I will never forget a particular day when we visited a nursing home to present one of our programs. Roy sang and I spoke to people sitting in wheelchairs and others who were seated beside walkers. As I stared into the crowd, I noticed some of the residents were sleeping. Others were smiling. Thankfully, most were listening. Some were even tapping their feet.
After the program all the residents returned to their room, except one lady. While we were gathering up our belongings, she came over to us to tell us how much she enjoyed the program. We hugged and then exchanged small talk. She talked about her son. Then she followed with words that literally broke my heart.
“If you see my son, will you tell him I miss him?”
“Sure, I will,” I answered. I hugged her. For a few brief seconds I felt the pain she seemed to be feeling.
Now I don’t know the situation. Her son could have been there just that morning. Time doesn’t always register with elderly people. I am certain the days and hours have a way of running together when you seldom leave a place.
But then, on the other hand, it could have been weeks or months since he had visited with his mother. Too many people drop their loved ones off at a nursing home, vow to return often, but get busy and rarely return.
When my father was in a nursing home, I went to see him several times a week. My mother spent most of her waking hours there in his room with him. It wasn’t easy, especially since it was 65 miles from my front door to his. But we were determined my father would know that we loved him, even after he forgot who we were.
I had to turn away from this sweet lady and wipe away a few tears. Then I turned back around.
“My son is coming back to get me. He is going to take me home,” she announced.
I smiled and gave her another hug, wishing it was true. She walked slowly away. But once again she turned around and faced me.
“Will you tell my son that I love him when you see him?” she asked. I looked into her eyes and saw tears, beyond the smile, which automatically crossed her face just speaking of her son.
I don’t expect to ever see her son. Actually, if I did, I wouldn’t even know him. Therefore, in an effort to grant a sweet elderly lady’s heartfelt request, I am writing this story to tell everyone who has loved ones in long-term care facilities that your mother, father, aunt, or uncle misses you very much.
They would like for you to come visit with them. Even though you may not be able to take them home with you, you can go to their meager home for a brief visit. Your presence would make their day.
And don’t forget — your family member loves you with all of his or her heart. And I am certain, just like this lady, they want you to know just how much.
One might think I have no business writing a post like this.
One might be right.
Because although my parents are aging in the sense that every human on the face of the planet is getting older day by day, they’re still far from elderly.
But while I may lack personal experience, I’ve had numerous opportunities to observe the examples of my parents and others caring for their aging parents.
People I’ve been blessed to watch firsthand as they’ve loved their elderly parents lavishly and served them sacrificially.
As I think of them and look to the Scriptures, I find plenty of inspiration that will encourage you as you begin praying the Scriptures for your aging parents.
Prayers for Aging Parents & Their Children
If your parents don’t know the Lord as Savior, pray that they would be saved, reminding God that He isn’t willing that any should perish, but that all should come to repentance (2 Peter 3:9). Ask the Lord to make this your parents’ testimony: “My mouth is filled with Your praise, and with Your glory all the day.” Pray that the Lord wouldn’t forsake them in their old age, that they might proclaim His might to another generation (Psalm 71:8,9,18).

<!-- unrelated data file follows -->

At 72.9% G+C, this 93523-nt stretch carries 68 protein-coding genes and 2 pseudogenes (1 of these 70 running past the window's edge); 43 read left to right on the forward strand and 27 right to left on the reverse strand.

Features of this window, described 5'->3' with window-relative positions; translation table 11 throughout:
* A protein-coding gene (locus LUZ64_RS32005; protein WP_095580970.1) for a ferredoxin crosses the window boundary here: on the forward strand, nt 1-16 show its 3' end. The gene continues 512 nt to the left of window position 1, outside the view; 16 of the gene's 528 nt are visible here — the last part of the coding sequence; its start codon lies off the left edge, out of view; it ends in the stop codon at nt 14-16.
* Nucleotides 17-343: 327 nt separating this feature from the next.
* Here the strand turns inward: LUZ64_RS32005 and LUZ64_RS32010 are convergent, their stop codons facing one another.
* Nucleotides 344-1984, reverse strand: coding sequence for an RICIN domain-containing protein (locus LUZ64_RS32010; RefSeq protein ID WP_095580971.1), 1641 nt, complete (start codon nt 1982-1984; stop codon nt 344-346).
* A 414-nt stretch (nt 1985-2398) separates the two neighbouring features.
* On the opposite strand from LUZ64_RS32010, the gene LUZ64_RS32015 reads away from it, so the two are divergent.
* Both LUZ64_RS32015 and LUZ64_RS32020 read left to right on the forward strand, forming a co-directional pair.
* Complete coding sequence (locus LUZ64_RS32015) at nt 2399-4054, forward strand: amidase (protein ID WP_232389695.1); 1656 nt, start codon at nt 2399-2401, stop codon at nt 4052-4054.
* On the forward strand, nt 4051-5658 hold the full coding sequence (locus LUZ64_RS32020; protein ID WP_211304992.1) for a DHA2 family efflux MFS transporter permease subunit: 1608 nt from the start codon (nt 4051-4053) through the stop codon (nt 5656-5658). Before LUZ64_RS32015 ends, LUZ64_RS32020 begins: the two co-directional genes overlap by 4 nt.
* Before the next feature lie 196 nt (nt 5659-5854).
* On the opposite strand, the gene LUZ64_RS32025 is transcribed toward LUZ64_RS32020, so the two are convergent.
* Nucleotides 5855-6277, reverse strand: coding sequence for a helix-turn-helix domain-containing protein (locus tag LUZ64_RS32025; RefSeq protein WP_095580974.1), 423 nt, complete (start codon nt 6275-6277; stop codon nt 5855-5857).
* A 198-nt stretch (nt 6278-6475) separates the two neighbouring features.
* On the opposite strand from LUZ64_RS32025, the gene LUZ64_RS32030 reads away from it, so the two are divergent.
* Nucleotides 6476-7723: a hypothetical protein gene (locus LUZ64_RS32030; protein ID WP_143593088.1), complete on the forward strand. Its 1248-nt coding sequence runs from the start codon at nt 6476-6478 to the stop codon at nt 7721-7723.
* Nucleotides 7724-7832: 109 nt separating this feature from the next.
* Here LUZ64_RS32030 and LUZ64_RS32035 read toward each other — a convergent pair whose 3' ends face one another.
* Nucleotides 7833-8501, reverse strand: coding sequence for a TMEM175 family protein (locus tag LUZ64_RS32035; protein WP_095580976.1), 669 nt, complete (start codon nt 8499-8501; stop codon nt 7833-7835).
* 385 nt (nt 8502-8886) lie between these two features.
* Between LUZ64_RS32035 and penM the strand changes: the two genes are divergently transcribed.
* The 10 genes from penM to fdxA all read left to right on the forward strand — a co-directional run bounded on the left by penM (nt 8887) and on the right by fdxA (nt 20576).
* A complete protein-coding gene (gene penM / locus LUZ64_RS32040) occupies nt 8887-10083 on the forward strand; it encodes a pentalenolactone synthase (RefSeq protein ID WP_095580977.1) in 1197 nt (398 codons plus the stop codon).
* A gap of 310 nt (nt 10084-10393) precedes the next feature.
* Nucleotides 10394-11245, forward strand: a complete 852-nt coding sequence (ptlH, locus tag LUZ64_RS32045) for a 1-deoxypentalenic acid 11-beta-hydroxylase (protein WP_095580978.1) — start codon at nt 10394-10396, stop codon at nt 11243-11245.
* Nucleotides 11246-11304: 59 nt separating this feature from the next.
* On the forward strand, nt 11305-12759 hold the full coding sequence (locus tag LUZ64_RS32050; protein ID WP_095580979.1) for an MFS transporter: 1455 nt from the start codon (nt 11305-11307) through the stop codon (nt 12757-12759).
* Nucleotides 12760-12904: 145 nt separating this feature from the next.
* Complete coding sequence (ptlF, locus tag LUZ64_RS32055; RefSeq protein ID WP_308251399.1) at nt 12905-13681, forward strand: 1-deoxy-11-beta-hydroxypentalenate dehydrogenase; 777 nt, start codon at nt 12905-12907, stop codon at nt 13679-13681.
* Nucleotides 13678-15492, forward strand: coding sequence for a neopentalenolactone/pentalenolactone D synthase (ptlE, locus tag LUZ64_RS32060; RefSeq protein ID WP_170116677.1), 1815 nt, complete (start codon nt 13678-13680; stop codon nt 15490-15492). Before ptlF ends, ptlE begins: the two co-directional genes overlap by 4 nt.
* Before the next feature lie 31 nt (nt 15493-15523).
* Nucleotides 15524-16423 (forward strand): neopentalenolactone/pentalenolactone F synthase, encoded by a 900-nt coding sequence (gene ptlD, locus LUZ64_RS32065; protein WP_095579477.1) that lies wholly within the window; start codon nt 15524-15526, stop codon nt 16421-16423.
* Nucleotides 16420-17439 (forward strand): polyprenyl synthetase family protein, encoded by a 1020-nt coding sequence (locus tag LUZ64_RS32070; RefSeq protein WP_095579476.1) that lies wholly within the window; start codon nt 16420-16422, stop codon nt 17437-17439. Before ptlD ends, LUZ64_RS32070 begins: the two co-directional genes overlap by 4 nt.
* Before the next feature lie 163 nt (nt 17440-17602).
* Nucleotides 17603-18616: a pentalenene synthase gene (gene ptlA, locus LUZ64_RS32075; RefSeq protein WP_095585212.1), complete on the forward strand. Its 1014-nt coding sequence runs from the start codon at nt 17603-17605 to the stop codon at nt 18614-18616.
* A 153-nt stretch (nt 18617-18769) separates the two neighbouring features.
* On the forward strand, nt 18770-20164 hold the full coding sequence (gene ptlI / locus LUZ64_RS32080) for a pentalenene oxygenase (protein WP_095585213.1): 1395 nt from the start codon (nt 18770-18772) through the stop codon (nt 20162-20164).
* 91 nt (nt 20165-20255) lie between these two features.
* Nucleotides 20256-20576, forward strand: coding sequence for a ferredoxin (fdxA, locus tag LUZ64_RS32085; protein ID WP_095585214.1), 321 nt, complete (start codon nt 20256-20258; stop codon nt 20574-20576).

Ask the Lord to be the strength of your parents’ hearts and their portion forever, even though their flesh and heart may fail (Psalm 73:26).
Pray that by God’s grace, your parents would not be discouraged as they age, knowing that although their bodies are wasting away, their spirits are being renewed day by day (2 Corinthians 4:16).
Ponder the truth that the righteous flourish like the palm tree and grow like a cedar in Lebanon, still bearing fruit in old age. Ask God to enable your parents to declare, “The Lord is upright; He is my rock, and there is no unrighteousness in Him” (Psalm 92:12-15).
Ask the Lord to help your father to be sober-minded, dignified, self-controlled, sound in faith, in love, and in steadfastness. Pray that your mother would be reverent in behavior, and not a slanderer. Ask God to help her teach what is good, continuing to serve as an example of love for her husband and children, as well as self-control, purity, industriousness, kindness, and submission to her husband (Titus 2:2-5).
Pray that God would help you to honor your father and your mother all the days of your life (Exodus 20:12). Ask that He would guide you in treating your parents with respect, not rebuking them but encouraging them with a pure heart (I Timothy 5:1-2).
Commit to the Lord your desire to care for your parents in whatever way He desires. Ask Him to help you show godliness to them, returning to them a portion of all they’ve done for you, for this is pleasing in the sight of God (I Timothy 4:5).
Claim God’s promise that He is able to make all grace abound to you, so that having all sufficiency in all things at all times, you may abound in every good work (2 Corinthians 9:8). Share with Him your needs in relation to caring for your parents, trusting Him to fully equip you for this good work to which He has called you.
Dear Heavenly Father, parents are a precious gift from You. Thank you for allowing me the joy of having my parents for many decades, that I might enjoy them and learn from them. I pray that you would help them to continue growing in grace and in their relationship with You until the very end of their time here on earth. Please grant me wisdom and strength to care for them in a way that honors them, and honors You. It’s in the name of my Savior, Jesus Christ, that I pray. Amen.